Micro Stamping: California’s 2007 sleeper micro stamping law has recently been put into effect.  The result: Smith & Wesson and Ruger have already announced that they will no longer sell most of their semiautomatic handguns in California.  As I noted in a recent article on the subject, not only does the necessary, effective and reliable technology not exist, even if it did, it would be of no use in deterring or solving crimes.  It is, like virtually every other anti-liberty proposal, nothing more than a means of harassing the law-abiding by making an entire class—semiautomatic handguns—difficult or impossible to possess.

Safe Guns: These are weapons with some sort of device that renders them inoperable to anyone but a specific, designated user.  As I noted in the previously mentioned PJ Media article, like micro stamping, the necessarily reliable technology does not exist, and even if it did it would be expensive and pose substantial risks, risks that would make such guns more dangerous to their owners than to criminals.  Just like micro stamping, such weapons would do nothing to deter crime or lower crime rates, and would do nothing to improve gun safety, which is already, compared to virtually any other kind of accidental injury or death rate, low and trending lower still.  The best and most effective means of gun safety reside in the brains of law-abiding gun owners, not in the minds of bureaucrats and politicians.

Gun Free School Zones: This is easily among the most predictably destructive and dangerous ideas ever enacted by anti-liberty forces.  It is the epitome of Leftist wishful thinking: a thing is so because we wish it to be and because we say it is, and everyone will obey us.  Virtually every mass shooting in the modern era has taken place in a gun-free zone.  What criminal, contemplating mass murder, and usually planning their own suicide, will be in the least deterred by a far lesser penalty for carrying a gun in a gun-free zone?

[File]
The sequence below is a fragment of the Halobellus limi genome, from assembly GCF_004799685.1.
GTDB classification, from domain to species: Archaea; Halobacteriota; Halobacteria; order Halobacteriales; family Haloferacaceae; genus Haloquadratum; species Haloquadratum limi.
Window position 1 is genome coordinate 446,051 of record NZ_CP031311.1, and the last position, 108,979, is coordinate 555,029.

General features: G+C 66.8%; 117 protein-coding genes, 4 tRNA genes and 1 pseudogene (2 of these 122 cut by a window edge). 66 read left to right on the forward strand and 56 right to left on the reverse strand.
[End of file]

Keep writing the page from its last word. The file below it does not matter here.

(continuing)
This is an issue I recently addressed in a three part series on the realities of the Newtown killings.  Part 1 can be found here, Part 2 can be found here and Part 3 can be found here. There is no policy that will more quickly and effectively deter such attacks and greatly reduce or entirely eliminate casualties than allowing willing school staff to carry concealed handguns.  However, this will require changing not only state, but federal laws.  The federal Gun Free School Zones Act of 1995 is the law at issue. It generally prohibits guns in school zones but is virtually never enforced by the federal government.  In fact, the government actually says that it does not intend to occupy this field of law, yet it is still on the books, and few would doubt that the Holder Department of Justice would use this law as a means of punishing its “enemies.”

Background Checks For All Firearm Transfers:  One can reasonably debate whether the government has any authority to do background checks without cause to believe a given citizen is ineligible, but there is surely no compelling governmental interest in making the transfer of firearms between parents and children, relatives, friends and similar transfers the business of the federal government.  Only a tiny portion of guns used in crimes have been purchased legally at gun shows, therefore there is no deterrence and little or no probability that such checks would lower crime rates.

Concealed Carry:  First step/short term: shall issue in every state.  No bureaucrat or politician should have the power to deny the law-abiding the right to keep and bear arms.  Second step/longer term: Constitutional Carry–no licensing or governmental involvement in carrying a concealed weapon for the law-abiding (those not otherwise prohibited by virtue of violent felony convictions or chronic mental health status).  Let police officers that have probable cause determine if a given citizen is prohibited from having arms; don’t make every citizen prove that they are eligible.

Concealed carry has uniformly reduced crime due to its powerful deterrent effect, and the gunfights in the streets predicted by anti-freedom alarmists have failed to materialize.  In a time of dramatically decreasing law enforcement budgets, few policies are more effective in reducing crime.